CHAPEL HILL- Residents living near Obey Creek got a look at a new development plan on Wednesday, but many still think it’s too much.
When developer Roger Perry presented a revised site plan to the Obey Creek Compass Committee, he told them that review by the town’s technical team had done much to improve it:
“It is a much better plan than the one you saw on Monday night,” said Perry. “We’re especially excited about figuring out a solution as to how to not turn our back on 15-501, but to integrate this project into the fabric of Southern Village and into town, instead of being an isolated place on its own.”
The revised plan is based on one presented to the committee earlier this week. It features a mixed-use complex with building heights ranging from three to six stories, with underground parking.
Revised Obey Creek Development Proposal
A team of consultants lead by Victor Dover reviewed the plan and made recommendations to the developer. The changes include breaking streets and buildings into smaller blocks, buffering 15-501 South with trees, and adding slow-speed circulator roads around the perimeter of the development.
“I think that’s one of the major breakthroughs in the last two days,” said Perry. “Now what we’ve designed is a streetscape along the creek that is really very much of a human scale. Three story townhomes where you could really create quite a pedestrian experience.”
But some committee members, as well as many of the three dozen audience members, said the plan did not address one of their fundamental concerns, that of scale. Robert Strauss questioned why the plan calls for a development footprint the same size as Durham’s Southpoint mall.
“I don’t feel like I have a good understanding, I don’t feel like there’s been a thoughtful approach to why it is the size it is,” said Strauss.
In fact, the revised plan is slightly larger that those the committee critiqued on Monday, though Perry said he’d be willing to scale it back to approximately 1.5 million square feet.
Dover warned the committee not to aim too low, saying the project must reach a critical mass of residential and retail density to succeed.
“You usually think about density like it’s a toxic substance, and that the thing to do is to reduce the dosage so you don’t overdose on it,” said Dover. “I don’t think that’s the situation that you have right here. You actually want to achieve a livable density, which means one that supports transit, one that puts enough souls close together to support neighborhood retail, to support neighborhood congregation. Those are public benefits and you don’t get to those by just taking density out.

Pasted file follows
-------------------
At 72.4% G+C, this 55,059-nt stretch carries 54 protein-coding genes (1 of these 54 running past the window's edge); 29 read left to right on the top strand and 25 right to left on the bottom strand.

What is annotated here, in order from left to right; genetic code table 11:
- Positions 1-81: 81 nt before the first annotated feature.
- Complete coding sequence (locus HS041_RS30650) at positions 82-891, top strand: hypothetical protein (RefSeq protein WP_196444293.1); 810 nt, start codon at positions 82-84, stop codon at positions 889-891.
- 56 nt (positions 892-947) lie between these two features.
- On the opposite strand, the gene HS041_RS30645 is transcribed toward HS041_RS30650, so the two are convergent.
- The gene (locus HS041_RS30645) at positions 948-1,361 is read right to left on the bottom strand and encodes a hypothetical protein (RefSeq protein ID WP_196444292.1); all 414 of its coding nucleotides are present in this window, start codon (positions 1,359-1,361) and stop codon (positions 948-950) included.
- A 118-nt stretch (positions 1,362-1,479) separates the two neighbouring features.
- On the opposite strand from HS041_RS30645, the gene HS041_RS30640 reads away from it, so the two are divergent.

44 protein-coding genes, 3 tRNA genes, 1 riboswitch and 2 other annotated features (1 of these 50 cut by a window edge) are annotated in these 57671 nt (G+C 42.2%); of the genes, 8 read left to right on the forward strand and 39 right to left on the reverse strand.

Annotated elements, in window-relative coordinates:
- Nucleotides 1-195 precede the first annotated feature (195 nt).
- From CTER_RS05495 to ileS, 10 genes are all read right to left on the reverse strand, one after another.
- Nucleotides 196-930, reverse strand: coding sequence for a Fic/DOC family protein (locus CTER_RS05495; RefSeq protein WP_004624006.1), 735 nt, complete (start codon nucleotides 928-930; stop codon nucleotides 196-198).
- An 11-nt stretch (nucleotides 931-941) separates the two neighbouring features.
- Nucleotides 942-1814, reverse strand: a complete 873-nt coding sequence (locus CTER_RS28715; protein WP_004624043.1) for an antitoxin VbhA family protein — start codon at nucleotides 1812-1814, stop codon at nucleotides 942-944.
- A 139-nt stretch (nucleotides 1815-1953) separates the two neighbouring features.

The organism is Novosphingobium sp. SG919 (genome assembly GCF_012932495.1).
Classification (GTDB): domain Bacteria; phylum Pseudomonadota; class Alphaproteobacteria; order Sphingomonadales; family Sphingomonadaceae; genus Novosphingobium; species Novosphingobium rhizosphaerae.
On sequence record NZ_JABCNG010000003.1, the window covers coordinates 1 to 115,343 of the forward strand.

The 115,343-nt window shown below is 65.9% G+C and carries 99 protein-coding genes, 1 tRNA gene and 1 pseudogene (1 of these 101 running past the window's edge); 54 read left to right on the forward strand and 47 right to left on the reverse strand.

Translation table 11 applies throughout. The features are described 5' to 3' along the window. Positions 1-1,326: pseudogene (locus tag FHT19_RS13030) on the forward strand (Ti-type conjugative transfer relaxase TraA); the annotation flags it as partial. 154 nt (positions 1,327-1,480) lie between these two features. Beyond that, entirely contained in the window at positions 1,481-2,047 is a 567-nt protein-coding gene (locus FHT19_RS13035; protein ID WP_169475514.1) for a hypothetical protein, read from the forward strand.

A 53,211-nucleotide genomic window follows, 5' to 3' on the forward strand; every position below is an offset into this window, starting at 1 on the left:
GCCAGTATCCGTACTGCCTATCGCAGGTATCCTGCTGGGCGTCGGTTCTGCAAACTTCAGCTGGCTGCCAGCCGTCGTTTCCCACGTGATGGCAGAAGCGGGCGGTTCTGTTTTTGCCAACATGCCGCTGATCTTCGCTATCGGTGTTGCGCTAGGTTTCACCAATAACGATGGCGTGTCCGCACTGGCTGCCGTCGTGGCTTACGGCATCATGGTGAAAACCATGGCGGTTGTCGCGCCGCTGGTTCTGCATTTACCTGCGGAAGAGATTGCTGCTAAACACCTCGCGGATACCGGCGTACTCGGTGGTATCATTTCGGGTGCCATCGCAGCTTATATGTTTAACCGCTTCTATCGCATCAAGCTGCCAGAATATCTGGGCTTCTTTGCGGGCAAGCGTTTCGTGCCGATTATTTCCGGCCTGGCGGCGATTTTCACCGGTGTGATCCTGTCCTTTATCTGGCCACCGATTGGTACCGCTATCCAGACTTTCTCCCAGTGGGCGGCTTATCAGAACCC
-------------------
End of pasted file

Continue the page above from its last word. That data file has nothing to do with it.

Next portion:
“You want us to be successful. The last thing you want is a failure here,” said Perry. “So you want us to be successful, we feel like this is a scale that is in the best interests for us being successful and the town.”
The Obey Creek Compass Committee is in the first phase of the negotiation process for a development agreement. The committee’s report, due to go to the town council in November, will help the council decide whether to enter into the second phase of the process, in which town leaders would negotiate directly with the developer to hash out a long-term building plan for the 124 acres site along 15-501 across from Southern Village.
The newly revised Obey Creek map will be presented for public comment at a forum on October 16, from 7- 9 p.m. at Extraordinary Ventures on Elliot Road.http://chapelboro.com/news/development/so-village-residents-skeptical-of-new-obey-creek-plan/
CHAPEL HILL- The Chapel Hill Town Council approved a plan to explore a new type of planning process for three large projects, including the controversial Obey Creek development.
“What we’re saying is, this is a positive pathway to resolving what should go on this site,” said Roger Perry. “We’re saying, let’s begin it.”
Brown has long been a critic of Perry’s plan to build a 1.5 million square foot high-density mixed use development across from Southern Village.
But she and other residents say they’re willing to engage in a new planning process, one that sidesteps the traditional Special Use Permit approval in favor of a longer period of back and forth negotiation between the council, citizens and developers.
Brown asked the council to prioritize public participation in the process, saying community dialog needs to happen before any technical review of site plans.
“While I recognize that public participation will be part of the proposed two-phase process, there has not been an agreement between all parties about a starting point for Obey Creek, a fact that suggests the need to begin with dialog, not just data collection,” said Brown.
But council members suggested the data gathering and public planning can happen simultaneously.
“My experience is that people start talking and they’re like, ‘hey where’s the data on traffic?’ said Mayor Mark Kleinschmidt. “It would be really great if it’s on its way.”
The council unanimously approved a two-part planning process to evaluate if pending projects would be suitable for development agreements.
The Glen Lennox redevelopment, the expansion of the Southern Human Services Center and the Obey Creek development could all be candidates for the process.
The six month exploratory phase will combine public dialog about a proposed project with technical review of the possible impacts. If all parties reach consensus on the need for a development agreement, the council would enter into a six-to-nine month negotiation phase with the developer to establish mitigation plans.
Developers would foot the bill for any consultants hired to provide technical expertise. Town planners estimate it could cost developers up to $150,000 to complete the process, nearly twice as much as a Special Use Permit application fee.